By Gail Wood
Michael Ostlund and Tim Healy are followers of the old “play them one game at a time” cliché.
But their Feb. 11 game against Western Oregon is one that both Saint Martin’s University coaches have circled on the calendar. On this date, the Saints play a doubleheader at home in the University’s Marcus Pavilion that will be televised by Root Sports.
“To me, it’s like a four-hour commercial for Saint Martin’s University,” says Ostlund, who is in his second season as the men’s head coach. “Yeah, it’s one game, but from that standpoint, I think it’s very significant for Saint Martin’s.”
It’s the first time Root Sports has televised a doubleheader of a GNAC game.
“I know for the kids it’s a fun experience,” says Saint Martin’s women’s head coach Healy. “It’s great for the school to get that exposure. In that regard, it’s a great marketing tool and good for recruiting.”
With TV cameras coming, Saint Martin’s has planned a busy week of activities called #PackThePavilion. To ensure a packed house, Megan Lobdell, Saint Martin’s sports information director, will be doing a six-week social media campaign, including the use of the #PackThePavilion hashtag, to promote the event.
The women’s game starts at 6:00 p.m. and the men’s game follows at 8:00 p.m.
From 5:00 p.m. to 7:00 p.m., there will be a Red Out pep rally and tailgate in the Worthington Center for season ticket holders, alumni, parents and members of the school’s board of trustees.
The students will have a tailgate function starting at 4:30 p.m. at the TUB, including food and raffle tickets. At that time, students can also pick up red T-shirts and Saints Nation scarves. Raffle tickets will be handed out for an iPad or a GoPro camera.
“We are going to red out the gym. We encourage everyone to wear red,” Lobdell says.
During halftime of the women’s game, a dodgeball game will be played, matching the school’s faculty and staff against students.
Riley Carel, a 6’2” senior guard, says in the past, when Root Sports has telecasted one of their games, there was an added buzz on campus.
“I think it makes it more fun,” Carel says. “A small school like this, it makes the community get excited and the school get excited.”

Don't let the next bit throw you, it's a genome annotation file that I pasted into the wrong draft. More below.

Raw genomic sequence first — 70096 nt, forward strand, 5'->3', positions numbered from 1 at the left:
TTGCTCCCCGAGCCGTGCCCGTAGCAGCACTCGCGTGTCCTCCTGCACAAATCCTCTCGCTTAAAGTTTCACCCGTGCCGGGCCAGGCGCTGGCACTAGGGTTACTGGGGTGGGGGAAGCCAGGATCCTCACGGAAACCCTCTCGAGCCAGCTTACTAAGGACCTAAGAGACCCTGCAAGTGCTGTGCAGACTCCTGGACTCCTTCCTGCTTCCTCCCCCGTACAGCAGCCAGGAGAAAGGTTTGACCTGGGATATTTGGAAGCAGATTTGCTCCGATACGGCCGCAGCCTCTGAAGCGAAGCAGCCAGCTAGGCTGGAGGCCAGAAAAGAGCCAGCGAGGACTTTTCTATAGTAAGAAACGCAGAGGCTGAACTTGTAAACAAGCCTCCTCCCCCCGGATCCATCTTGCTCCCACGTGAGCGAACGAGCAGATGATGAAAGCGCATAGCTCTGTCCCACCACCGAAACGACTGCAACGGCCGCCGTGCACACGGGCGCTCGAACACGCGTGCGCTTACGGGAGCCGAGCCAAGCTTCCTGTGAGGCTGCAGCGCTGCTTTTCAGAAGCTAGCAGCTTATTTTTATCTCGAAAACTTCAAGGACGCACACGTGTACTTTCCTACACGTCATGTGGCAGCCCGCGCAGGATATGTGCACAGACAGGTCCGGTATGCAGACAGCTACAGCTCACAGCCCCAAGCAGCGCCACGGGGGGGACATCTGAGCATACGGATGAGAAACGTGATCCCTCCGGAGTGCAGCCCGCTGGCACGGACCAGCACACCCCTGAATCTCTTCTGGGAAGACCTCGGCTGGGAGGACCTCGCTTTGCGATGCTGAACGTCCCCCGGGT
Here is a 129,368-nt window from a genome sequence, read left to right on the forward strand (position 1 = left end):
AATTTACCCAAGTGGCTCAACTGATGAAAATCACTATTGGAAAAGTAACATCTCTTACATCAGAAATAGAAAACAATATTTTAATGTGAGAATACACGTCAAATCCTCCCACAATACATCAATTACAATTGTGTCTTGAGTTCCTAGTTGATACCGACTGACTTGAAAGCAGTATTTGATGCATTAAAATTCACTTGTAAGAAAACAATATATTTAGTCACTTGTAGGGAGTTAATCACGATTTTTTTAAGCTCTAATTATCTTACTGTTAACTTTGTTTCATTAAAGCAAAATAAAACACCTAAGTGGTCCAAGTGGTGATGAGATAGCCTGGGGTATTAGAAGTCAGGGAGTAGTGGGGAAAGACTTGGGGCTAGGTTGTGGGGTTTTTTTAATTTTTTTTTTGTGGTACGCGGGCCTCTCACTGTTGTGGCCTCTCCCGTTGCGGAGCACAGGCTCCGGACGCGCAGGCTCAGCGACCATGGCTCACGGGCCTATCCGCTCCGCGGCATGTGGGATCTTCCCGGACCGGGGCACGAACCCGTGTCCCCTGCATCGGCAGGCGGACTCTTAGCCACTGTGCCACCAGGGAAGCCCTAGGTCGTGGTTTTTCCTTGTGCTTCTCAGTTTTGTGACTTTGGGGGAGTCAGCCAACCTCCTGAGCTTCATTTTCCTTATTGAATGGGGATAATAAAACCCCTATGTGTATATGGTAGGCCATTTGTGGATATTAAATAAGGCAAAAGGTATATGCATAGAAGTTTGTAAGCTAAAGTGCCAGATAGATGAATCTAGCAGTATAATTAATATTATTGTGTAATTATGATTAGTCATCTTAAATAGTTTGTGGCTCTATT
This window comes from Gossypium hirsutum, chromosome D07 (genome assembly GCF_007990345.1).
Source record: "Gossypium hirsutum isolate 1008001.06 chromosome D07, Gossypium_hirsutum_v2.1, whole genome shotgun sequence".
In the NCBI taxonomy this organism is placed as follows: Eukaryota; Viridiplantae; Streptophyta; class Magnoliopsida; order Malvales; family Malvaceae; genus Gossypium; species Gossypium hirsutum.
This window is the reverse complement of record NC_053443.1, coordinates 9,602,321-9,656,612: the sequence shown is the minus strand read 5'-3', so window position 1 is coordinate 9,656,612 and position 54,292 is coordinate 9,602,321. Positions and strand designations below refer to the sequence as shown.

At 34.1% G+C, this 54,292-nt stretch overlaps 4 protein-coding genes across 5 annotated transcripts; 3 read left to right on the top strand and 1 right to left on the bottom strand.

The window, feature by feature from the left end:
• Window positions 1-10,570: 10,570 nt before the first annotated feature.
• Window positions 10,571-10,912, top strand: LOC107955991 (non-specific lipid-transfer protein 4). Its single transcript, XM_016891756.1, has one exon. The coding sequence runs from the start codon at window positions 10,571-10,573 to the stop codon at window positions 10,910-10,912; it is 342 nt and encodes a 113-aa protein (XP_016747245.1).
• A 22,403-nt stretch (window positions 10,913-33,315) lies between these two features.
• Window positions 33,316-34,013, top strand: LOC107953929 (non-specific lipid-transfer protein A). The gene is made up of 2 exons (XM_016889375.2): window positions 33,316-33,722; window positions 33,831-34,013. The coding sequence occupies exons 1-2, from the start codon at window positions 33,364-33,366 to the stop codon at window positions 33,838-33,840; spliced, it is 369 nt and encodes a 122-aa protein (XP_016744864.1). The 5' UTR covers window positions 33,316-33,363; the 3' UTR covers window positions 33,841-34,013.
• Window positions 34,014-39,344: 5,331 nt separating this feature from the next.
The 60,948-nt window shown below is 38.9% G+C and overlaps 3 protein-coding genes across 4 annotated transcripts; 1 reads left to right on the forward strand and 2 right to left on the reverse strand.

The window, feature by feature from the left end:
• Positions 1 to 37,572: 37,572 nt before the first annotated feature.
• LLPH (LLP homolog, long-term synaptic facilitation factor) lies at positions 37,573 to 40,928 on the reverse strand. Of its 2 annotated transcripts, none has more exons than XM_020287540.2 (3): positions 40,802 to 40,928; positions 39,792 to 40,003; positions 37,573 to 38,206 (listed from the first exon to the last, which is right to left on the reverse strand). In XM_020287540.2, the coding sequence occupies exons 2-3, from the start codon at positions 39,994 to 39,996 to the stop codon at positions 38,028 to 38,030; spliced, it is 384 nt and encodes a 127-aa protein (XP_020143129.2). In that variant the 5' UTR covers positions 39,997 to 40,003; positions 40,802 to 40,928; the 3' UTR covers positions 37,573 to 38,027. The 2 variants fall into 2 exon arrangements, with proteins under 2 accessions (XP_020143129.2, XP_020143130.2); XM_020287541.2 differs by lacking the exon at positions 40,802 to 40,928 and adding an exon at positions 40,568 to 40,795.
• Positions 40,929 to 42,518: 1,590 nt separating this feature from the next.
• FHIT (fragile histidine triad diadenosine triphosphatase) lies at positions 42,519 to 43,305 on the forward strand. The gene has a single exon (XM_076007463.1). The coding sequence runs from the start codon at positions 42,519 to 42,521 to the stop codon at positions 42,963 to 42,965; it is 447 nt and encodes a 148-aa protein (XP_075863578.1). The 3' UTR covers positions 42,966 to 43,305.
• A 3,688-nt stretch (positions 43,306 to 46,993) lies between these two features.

According to Carel, people on campus stop him to say they are excited about the game. He’s even seen the intensity dial crank up for the teams involved because it’s going to be televised.
“While it’s just another game, I think it definitely adds more spark, more energy,” says Carel. “It makes it a little more exciting to come to the gym and play.”
While Carel admits there’s an excitement boost to the game because it’s being televised, he’s just excited to be back playing. Carel missed much of the early part of the season with injuries. After starting every game last season, Carel had knee surgery in the off season. Then he pulled a groin muscle playing against Montana in an exhibition game and was out for three weeks. During his first game back, he sprained an ankle and was out for two additional weeks.
The Saints have had to deal with several injuries, forcing Ostlund to go with a younger line-up. As a result, they started the season 0-5, losing several close games. Then they won four of their next seven games and started GNAC play 1-1, knocking off Fairbanks.
In that early losing stretch, Ostlund started three freshmen and often had four freshmen on the floor at the same time. Still, despite their youth, the Saints were close.
“We were competitive but we weren’t getting the wins,” Ostlund says.
Trey Ingram and Tyler Copp lead the Saints in scoring, averaging 10 points each. The Saints have balanced scoring as they have five players averaging between eight and 10 points. Ryan Rogers, a preseason all-conference player, has been injured and hasn’t been the go-to scorer Ostlund had anticipated.
“(Rogers) has battled injuries,” says Ostlund. “It’s good to have balanced scoring. But it’s a little challenging when we’re coming down the stretch and knowing what buttons to push.”
Krista Stabler, a 5’6” junior guard, leads the Saints women’s basketball team with 10.1 points a game, shooting 35 percent from the field. Playing just one game at home in their first 10 games, Saint Martin’s got off to a 3-7 start.
“We’re playing a lot of kids,” Healy says. “And we’re getting a lot of different combos every night.”
Saint Martin’s is holding opponents to 64.6 points a game and 41 percent shoot.
“Defensively, we’re really good,” Healy says. “That’s our best thing. We need to control the tempo of games and make sure we’re playing our way.”
Pull out all your red clothing and join the Saint Martin’s University community on Feb. 11, beginning at 5:00 p.m., for a night of basketball.